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ference of the sines; it follows, that the first of these equations converted into an analogy, becomes sin (A-B): sin A-sin B ; : sin at sin B : sin (A + B)(XX.) That is to say, the sine of the difference of any iwo arce or angles, is to the difference of their sincs, as the sum of thase sines is to the sine of their sum.

If A and B be to each other as n + 1 to n, then the preceding proportion will be converted into sin a : sin (n + 1) A sin na :: sin (n + 1)^ + siu na : sin (2n + 1) A (XXI.)

These two proportions are highly useful in computing a table of sines: as will be shown in the practical examples at the end of this chapter.

25. Let us suppose A+B=A', and a B = B'; then the half sum and ihe half difference of these equations will give respect vely A= ('+B'), and B = {(A - B'). Putting these values of A and B iu the expressions of sina COSB, sin B . cos A, COS A. COS B, sin À si: B, obtained in arts. 21, 22, 23, there would arise the following formulæ :

sin į (A' +B). cos SA - B R(sin A' +sin B'),
sinį (A-B'). cos jíd'+B Risin a'-sin B),
cos} ('+B').cos la – B') R(COS A'+cos B),

sinį (A+B'). sin ia'-B') - R(cos B - COS A'). Dividing the second of these formulæ by the first, there will be had sin}(A'B') cos }(A+B')_sin (A' – B') cos(^'+b') sina'-sinB' sinsk A'+B') cos(A-B') C: {(A' B') sin(A' + B') sin A'+sing'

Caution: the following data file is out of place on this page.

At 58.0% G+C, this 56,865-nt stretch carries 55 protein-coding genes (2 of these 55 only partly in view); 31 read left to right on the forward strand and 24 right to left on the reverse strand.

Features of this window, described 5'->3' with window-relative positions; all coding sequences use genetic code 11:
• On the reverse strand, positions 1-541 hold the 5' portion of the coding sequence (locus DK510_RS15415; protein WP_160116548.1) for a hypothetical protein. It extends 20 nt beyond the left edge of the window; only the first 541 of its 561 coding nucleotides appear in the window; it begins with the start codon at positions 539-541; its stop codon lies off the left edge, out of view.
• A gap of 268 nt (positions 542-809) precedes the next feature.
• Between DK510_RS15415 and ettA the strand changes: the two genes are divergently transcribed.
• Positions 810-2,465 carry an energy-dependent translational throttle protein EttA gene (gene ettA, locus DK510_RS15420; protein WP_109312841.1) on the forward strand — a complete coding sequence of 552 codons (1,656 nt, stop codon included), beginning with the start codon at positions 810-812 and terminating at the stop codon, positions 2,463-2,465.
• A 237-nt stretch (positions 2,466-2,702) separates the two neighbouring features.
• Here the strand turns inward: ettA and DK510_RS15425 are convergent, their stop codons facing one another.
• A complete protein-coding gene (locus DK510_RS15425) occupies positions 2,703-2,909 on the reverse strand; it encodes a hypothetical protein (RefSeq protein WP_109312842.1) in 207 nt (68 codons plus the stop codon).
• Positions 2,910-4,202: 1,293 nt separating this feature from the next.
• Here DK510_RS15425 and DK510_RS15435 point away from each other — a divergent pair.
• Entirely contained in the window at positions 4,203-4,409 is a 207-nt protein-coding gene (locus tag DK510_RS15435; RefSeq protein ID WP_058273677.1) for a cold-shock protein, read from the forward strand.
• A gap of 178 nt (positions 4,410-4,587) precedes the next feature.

sin But since

it follows that the two factors of the first member of this equation, are

respectively; so that the equation tani+B)

tan (A-B') sin A' - sin B' manifestly becomes tan (A + B')


sin a'+sin B This equation is readily converted into a very useful proportion, viz. The sum of the sines of two arcs or angles, is to Their difference, as the tangent of half the sum of those arcs or angles, is to the tangent of half their defference.

26. Operating with the third and fourth formulæ of the preceding article, as we have already done with the first and second, we shall obtain tan | (A' + B') tan (A - B')

cos A'

COS A' + cos B In like manner, we have by division, sina' tsinB _ sin}(A+B')

=tan(A' +B');

sina' + sin B' cosa'+cos B cos)(A'+3')

= coti(A-B'); sin A'

sin A'. =tan(A' B')... COSA +COSB

cot {(A' + B').



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i and



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tan (' -B), and












cos A' + cos B' cot ) (A' + B')

tan (A B') Making B = 0, in one or other of these expressions, there results, sin A'

= tan JA'.

cot SA'
sin A'
= cot ja'

( xxii.) 1

tan ja" 1 + cos A co SA